Leonardo’s da Vinci’s drawing, the Vitruvian Man, succinctly shows how and why Brunelleschi selects the language of geometry (circle and square) to unite man, God and the material world. Renaissance thinkers re-discovered the cosmic map encoded in the human form. Stretch out your arms and legs and a perfect circle and square emerge. God was aesthetically a minimalist and geometry is the code of all existence. Buildings with these harmonious proportions physically bring the human form into sync with these universal/spiritual phenomena.
I stood at the center of the Pazzi Chapel with my arms outstretched just to see how it would feel. The Renaissance was such an advanced age of thinking and philosophy that even though we might “know” and intellectualize its issues, the deeper sophistication and profundity of how these new ideas took physical form in art and architecture is sometimes only incrementally absorbed. But I “got it” at the Pazzi Chapel. I felt it and it felt far beyond where we are now in history. It felt smarter and greater and more humane. When you stand under the dome in the Pazzi Chapel and stretch out your arms and look up, the distance from you to the ceiling creates the illusion that your finger tips align with the perimeter of the dome, ala the Vitruvian Man. Why don’t they mention this in the art history books?
With this Renaissance picture of how man saw his place in the universe so clearly presented by the Pazzi Chapel, it was interesting to try to get a sense of how we see our current human place in the cosmic order, via the biennale.
The biennale: no center, only fluctuation: “panta rei”
First, of course, there is no longer a center; no sweet spot where humanity stands proud under the oculus. Man no longer holds a notion of himself as God’s pet project. Instead, our current status feels squashed by the natural forces of the universe and intimidated by our own technology. We’ve been in control of nature since the Renaissance, but we are quickly losing the reins only to return to a medieval mindset of mysticism and mercy. The formula is inverting as we become increasingly helpless and ineffective. Globalism provides no center, physical or philosophical. Only a sense of geographical limitation lingers from the historic model (as we have not yet found other inhabitable planets). Fini mondo. The earth’s circumference: still 24,900 miles. Check.
My mental, personal map of the biennale did, however, gravitate toward a central force from which all else seemed to radiate — a solar beacon so to speak. I don’t know if Robert Storr, the curator, consciously built-in a heart beat, but I thought one was evident. It was actually more than a mechanical (pumping blood throughout the show) kind of center. It was also a spiritual, almost non-corporeal power source. And the name of it was none other than: Robert Ryman.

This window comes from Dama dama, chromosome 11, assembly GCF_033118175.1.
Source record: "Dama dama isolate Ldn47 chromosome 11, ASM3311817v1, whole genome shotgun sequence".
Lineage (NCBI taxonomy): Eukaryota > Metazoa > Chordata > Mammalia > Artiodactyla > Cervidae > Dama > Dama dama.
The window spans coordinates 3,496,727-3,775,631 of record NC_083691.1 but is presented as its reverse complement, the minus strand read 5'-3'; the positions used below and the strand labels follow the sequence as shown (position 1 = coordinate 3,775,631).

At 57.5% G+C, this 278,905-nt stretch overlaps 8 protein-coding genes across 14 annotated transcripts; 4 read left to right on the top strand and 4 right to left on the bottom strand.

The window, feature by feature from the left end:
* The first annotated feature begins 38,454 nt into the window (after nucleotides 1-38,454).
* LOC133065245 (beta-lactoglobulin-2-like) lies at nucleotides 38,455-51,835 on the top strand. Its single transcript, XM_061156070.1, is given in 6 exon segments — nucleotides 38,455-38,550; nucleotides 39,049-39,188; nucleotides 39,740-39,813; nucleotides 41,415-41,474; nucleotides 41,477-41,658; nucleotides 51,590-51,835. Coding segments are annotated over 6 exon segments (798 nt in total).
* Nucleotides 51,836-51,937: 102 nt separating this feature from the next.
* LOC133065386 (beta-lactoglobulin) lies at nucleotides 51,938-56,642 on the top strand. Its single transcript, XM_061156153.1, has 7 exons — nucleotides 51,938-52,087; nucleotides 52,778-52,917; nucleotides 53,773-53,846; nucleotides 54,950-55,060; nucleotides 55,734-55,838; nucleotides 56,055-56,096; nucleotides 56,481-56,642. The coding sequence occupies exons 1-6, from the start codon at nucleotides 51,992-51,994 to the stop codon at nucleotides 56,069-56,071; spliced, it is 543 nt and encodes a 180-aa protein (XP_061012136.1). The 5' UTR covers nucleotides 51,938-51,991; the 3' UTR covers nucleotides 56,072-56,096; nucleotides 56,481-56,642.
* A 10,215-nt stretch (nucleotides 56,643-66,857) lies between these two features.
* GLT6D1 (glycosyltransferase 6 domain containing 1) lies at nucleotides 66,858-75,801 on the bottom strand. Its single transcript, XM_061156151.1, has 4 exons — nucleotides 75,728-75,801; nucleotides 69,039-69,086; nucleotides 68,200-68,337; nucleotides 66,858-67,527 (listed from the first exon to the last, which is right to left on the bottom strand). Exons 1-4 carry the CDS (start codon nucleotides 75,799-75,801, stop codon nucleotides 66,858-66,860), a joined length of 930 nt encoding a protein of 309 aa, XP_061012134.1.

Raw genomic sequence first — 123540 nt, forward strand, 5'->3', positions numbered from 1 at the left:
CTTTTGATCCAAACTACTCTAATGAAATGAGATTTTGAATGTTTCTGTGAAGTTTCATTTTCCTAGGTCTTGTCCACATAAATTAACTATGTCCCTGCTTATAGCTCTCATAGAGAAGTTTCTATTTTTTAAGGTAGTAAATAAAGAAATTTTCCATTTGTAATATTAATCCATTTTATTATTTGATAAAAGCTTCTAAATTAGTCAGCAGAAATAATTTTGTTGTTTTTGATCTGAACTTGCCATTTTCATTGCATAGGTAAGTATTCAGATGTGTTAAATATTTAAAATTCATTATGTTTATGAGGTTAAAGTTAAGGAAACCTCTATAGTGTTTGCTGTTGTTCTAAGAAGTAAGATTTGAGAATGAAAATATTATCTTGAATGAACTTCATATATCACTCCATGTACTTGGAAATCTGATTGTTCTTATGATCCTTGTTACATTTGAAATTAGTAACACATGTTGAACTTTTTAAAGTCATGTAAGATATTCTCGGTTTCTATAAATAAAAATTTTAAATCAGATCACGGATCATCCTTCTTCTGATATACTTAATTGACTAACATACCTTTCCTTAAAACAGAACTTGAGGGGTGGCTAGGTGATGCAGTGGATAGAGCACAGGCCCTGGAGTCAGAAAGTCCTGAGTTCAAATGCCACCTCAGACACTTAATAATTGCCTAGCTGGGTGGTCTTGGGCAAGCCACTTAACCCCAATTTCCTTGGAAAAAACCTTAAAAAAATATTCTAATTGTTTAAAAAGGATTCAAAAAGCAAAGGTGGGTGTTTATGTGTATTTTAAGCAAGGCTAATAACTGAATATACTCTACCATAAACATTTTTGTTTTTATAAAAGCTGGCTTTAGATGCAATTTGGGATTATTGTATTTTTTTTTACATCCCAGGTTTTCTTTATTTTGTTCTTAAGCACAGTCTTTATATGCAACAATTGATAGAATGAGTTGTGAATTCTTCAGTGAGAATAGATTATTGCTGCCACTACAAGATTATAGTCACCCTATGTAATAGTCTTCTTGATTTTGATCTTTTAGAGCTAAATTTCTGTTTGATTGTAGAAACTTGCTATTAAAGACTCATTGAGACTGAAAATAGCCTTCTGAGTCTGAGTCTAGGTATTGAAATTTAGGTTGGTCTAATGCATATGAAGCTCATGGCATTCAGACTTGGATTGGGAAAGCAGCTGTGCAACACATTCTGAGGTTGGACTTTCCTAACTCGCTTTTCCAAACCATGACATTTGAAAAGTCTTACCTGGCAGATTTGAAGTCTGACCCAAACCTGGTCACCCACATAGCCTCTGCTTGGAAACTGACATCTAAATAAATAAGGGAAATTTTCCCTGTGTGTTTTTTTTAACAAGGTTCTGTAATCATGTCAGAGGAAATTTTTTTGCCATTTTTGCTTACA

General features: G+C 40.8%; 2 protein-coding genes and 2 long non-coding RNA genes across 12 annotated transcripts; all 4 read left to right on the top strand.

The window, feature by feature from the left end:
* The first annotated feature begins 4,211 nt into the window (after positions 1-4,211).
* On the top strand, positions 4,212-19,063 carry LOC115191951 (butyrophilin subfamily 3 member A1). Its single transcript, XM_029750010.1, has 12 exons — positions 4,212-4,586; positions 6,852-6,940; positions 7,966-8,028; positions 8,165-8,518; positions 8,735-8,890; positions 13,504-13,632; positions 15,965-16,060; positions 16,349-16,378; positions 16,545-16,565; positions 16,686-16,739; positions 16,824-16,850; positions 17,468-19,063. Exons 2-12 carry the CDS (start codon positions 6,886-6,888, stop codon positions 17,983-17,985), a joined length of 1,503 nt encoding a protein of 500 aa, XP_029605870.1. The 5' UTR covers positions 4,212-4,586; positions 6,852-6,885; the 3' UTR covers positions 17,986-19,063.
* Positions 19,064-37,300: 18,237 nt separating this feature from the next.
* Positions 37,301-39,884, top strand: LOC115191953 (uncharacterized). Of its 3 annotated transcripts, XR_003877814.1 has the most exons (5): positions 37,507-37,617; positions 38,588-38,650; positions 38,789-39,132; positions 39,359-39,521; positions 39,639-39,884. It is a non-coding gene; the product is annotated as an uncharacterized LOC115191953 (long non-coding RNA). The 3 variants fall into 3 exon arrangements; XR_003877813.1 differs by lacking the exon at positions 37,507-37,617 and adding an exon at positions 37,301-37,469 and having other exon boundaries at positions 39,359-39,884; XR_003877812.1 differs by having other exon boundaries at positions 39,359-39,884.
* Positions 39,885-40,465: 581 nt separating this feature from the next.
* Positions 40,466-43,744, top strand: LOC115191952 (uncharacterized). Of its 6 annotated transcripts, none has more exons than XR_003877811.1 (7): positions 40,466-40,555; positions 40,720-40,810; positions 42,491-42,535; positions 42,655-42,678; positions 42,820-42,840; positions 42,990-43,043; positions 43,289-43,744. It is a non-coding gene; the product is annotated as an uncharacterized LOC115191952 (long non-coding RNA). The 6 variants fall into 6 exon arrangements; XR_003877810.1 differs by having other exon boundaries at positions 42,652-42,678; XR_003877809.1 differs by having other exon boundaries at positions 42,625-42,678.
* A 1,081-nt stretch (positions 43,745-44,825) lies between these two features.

I’m no Ryman fan, so his work here took me by surprise (Well, l am a Ryman fan now. Both Robert and Cordy). But of all the work at the biennale, I kept returning mentally to it…for days, weeks, longer. “How old-school,” I chastised myself. Ryman was one of the few older artists represented in the entire biennale.
Within the huge group pavilion at the Giardini was his Island of calm: a large white room with a new suite of white paintings on blue grounds. It wasn’t the individual works that struck me but the blinding, compelling beauty of how the paintings and the space worked together like a chapel. If religious architecture tried to manipulate light to act on us metaphorically, Robert Ryman’s essential purity here felt as close to heaven as we could get on earth. As the cool, intense snowy white panels blazed with fields of light, the room seemed to offer a speechless universal plea for enlightenment in a time of disaster. And if Ryman’s installation indeed did offer a kind of core experience for the entire sprawl of the biennale, let’s dutifully note that it was PAINTING that could still carry the charge, yes, oil on canvas that cut to the chase.
Surrounding Ryman’s space were a few other old timers: Sigmar Polke’s enormous translucent stretched silk panels; Gerhard Richter’s pulled, streaked and layered abstractions and Susan Rothenberg’s large, freshly painted and still-smelling-of-the studio compositions. The Polke’s, in their enormity and delicate, coppery, shimmery, ethereality, seemed to strive toward a Ryman-type essentialism, but a sense of the human ego undermined their poetry. No, it was Ryman who served as this biennale’s Wizard of Oz.
From here, I felt satisfied enough to spend the next two days wading in disparity. Whenever I started to feel exasperated, I mentally returned to the clean fields of Ryman’s minimalist pasture.